U.S. Department of Transportation
Federal Highway Administration
1200 New Jersey Avenue, SE
Washington, DC 20590
Federal Highway Administrator Mary Peters
I want to be clear about where the Bush Administration stands, where U.S DOT and Secretary Mineta stand, and where FHWA stands. We are for public-private partnerships. We support them. We want to make them easier -- much easier -- to do.
Public Private Partnerships apply to more than major construction projects involving tolls. They also apply to operations, maintenance, and asset management. In addition to supplementing public funding sources, other benefits of PPPs may include improved:
Despite notable successes in such projects as the Alameda Corridor and less than two weeks ago the groundbreaking of SR 125S near San Diego... public private partnerships are still viewed by many in transportation as unique and fraught with legal, financial, and administrative hurdles.
Abundant experience in the use of PPPs in other areas, and the growing experience in transportation illustrate that these hurdles can be overcome. We can lower costs and speed project completion. In a time of funding shortages at all levels of government, it is particularly important that we look to opportunities for the private sector to participate in funding transportation infrastructure improvements.
UNION STATION EXAMPLE
Union Station's revitalization in the 1980s is an excellent example of PPP. The project is considered a prototype for the "inter-modal center of the future." Here's what the Washington Post wrote in July of 1991:
"Three years after it opened as a kind of mall into which trains run ...Union Station has blossomed into the kind of yeasty social gathering center transcending race and class that visionary planners of old urban cores have advocated for generations, but rarely achieved."
This bustling facility serves 50,000 Amtrak travelers daily, Maryland Area Railway Commuter (MARC) riders, Washington Metropolitan Area Transit Authority (WMATA) subway riders, and bus riders, tourist bus passengers, taxicabs, office and government workers, and area residents.
While transit clearly is the essential function, the addition of a shopping mall allows this place to serve as a central square where neighborhood residents and others can go to shop, eat, and meet friends.
SAFETEA, our bill to reauthorize TEA-21, has several sections on innovative finance.
SAFETY IN SAFETEA
Safety is a big part of our bill. SAFETEA doubles the amount of funding for safety over TEA-21 levels. It would invest about $14 billion to reduce highway fatalities, prevent injuries and encourage safe driving -- including funding for grants to address drunk driving and promote safety belt use.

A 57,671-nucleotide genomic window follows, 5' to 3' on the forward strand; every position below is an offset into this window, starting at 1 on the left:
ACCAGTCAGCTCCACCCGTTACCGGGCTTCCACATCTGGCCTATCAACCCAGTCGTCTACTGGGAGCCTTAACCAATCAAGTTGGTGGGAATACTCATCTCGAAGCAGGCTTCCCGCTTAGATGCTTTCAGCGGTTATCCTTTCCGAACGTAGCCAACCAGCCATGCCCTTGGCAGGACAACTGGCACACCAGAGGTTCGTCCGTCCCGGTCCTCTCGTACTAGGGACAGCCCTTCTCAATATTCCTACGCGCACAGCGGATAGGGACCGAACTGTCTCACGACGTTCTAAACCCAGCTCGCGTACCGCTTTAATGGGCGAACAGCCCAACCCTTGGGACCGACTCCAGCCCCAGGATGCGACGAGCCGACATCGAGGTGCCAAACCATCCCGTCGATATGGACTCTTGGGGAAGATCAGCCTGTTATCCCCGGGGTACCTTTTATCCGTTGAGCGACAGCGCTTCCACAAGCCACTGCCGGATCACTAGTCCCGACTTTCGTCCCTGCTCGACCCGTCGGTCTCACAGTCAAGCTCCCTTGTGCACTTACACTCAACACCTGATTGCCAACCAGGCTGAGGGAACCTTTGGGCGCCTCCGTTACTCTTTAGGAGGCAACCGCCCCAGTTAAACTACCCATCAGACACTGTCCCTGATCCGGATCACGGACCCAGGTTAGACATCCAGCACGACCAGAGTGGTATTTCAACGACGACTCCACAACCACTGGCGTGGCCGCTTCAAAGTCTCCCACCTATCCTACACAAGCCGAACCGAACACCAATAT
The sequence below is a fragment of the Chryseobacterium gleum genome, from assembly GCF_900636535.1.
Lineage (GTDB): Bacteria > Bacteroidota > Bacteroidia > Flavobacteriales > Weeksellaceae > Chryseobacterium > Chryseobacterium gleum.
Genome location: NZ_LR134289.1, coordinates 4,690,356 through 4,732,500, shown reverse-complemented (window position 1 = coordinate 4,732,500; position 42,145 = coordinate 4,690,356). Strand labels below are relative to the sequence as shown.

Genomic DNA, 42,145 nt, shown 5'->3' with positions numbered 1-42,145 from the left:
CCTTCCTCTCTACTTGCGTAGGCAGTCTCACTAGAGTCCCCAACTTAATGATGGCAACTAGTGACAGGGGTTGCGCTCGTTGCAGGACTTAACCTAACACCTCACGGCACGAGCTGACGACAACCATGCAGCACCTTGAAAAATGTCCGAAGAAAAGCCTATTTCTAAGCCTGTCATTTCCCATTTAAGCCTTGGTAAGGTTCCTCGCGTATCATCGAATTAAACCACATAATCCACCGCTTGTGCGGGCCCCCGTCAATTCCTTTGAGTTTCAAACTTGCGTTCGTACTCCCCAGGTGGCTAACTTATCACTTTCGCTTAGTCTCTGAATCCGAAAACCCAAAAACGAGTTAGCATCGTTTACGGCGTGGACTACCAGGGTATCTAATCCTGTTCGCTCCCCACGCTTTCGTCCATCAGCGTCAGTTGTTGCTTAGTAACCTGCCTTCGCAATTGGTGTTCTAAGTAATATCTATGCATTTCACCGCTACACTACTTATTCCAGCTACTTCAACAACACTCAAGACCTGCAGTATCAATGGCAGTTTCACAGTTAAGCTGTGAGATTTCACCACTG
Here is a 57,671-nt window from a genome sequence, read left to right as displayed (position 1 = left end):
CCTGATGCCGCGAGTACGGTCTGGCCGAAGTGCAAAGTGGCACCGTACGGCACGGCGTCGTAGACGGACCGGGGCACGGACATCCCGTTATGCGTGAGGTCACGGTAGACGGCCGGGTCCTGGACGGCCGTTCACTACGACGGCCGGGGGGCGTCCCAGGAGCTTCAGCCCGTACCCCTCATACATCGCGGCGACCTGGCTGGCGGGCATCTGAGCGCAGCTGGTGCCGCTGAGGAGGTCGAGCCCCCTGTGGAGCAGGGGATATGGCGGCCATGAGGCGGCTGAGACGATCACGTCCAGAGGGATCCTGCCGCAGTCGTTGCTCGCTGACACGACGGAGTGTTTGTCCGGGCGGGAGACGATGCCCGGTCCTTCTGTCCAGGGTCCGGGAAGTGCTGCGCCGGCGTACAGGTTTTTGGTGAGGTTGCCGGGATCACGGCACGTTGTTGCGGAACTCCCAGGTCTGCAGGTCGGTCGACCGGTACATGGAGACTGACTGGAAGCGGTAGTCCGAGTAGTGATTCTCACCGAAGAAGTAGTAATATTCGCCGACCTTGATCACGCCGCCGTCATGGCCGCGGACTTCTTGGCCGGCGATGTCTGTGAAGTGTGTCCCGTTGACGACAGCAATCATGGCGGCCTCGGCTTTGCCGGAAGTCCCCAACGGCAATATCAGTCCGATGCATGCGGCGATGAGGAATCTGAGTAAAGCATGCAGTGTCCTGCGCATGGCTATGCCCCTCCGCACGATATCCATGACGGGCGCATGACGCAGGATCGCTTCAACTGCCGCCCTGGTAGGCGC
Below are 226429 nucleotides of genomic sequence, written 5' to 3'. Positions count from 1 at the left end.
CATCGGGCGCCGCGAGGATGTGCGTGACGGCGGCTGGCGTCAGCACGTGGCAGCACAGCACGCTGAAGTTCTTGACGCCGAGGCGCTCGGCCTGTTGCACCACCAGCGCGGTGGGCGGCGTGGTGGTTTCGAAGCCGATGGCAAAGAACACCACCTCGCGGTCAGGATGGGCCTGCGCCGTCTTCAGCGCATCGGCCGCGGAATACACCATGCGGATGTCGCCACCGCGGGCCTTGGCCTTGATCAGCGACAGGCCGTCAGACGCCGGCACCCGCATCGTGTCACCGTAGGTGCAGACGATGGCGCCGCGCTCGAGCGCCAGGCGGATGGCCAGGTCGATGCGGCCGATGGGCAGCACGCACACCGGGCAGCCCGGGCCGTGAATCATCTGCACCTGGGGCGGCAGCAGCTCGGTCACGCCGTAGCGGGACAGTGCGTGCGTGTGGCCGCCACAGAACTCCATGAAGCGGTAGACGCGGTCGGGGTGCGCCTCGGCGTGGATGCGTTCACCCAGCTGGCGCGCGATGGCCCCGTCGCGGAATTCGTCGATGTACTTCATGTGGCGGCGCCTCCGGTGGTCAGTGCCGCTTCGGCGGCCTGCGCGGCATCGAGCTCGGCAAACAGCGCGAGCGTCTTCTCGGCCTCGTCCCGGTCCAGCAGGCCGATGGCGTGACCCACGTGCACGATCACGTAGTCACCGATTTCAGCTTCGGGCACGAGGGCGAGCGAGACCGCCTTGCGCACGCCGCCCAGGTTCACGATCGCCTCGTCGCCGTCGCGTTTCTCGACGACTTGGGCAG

Secretary Mineta has challenged the entire Department to be safety advocates -- to raise the bar on safety. Our goal is to reduce preventable deaths to no more than one per one hundred million vehicle miles traveled by 2008.
FHWA's Office of Policy has started a project with NCPPP and several other organizations to conduct a series of workshops to identify best practices in public private partnerships.
The workshops will target elected officials and other transportation decision makers to answer some of the questions that inevitably come up when considering public-private partnerships. The workshops will highlight some of the successful projects that have been implemented in transportation and other areas including how legal, financial, and administrative hurdles were overcome. These workshops will build on issues discussed at today's afternoon sessions. I want to hear your recommendations as we move forward.
HIGHWAYS FOR LIFE
That principle of flexibility to address local problems with local solutions led us to create a new initiative to Congress called Highways for LIFE. L-I-F-E stands for Long Lasting, Innovative, Fast Construction, Efficient and Safe.
Highways for LIFE is an effort to fundamentally change the way we do business and serve our customers. We propose to dedicate a portion of our overall federal surface transportation program to motivate states to embrace innovation and creativity.
Simply stated, we want to work with you and the entire transportation community -- again in partnership -- to build highways faster and make them last longer. We've all seen examples of excellence -- things being done faster, things being done better. Why can't we do that all the time, everywhere?
This important new initiative will be formally proposed to Congress soon. We feel that we can make it a reality only through a strong partnership with you and the highway industry to fully shape the proposal.
Our transportation system is indispensable to our quality of life and to our economy.
There are tremendous benefits from public-private partnerships. The U.S. Department of Transportation is doing all we can to encourage public private partnerships and we want to remove constraints that hinder projects.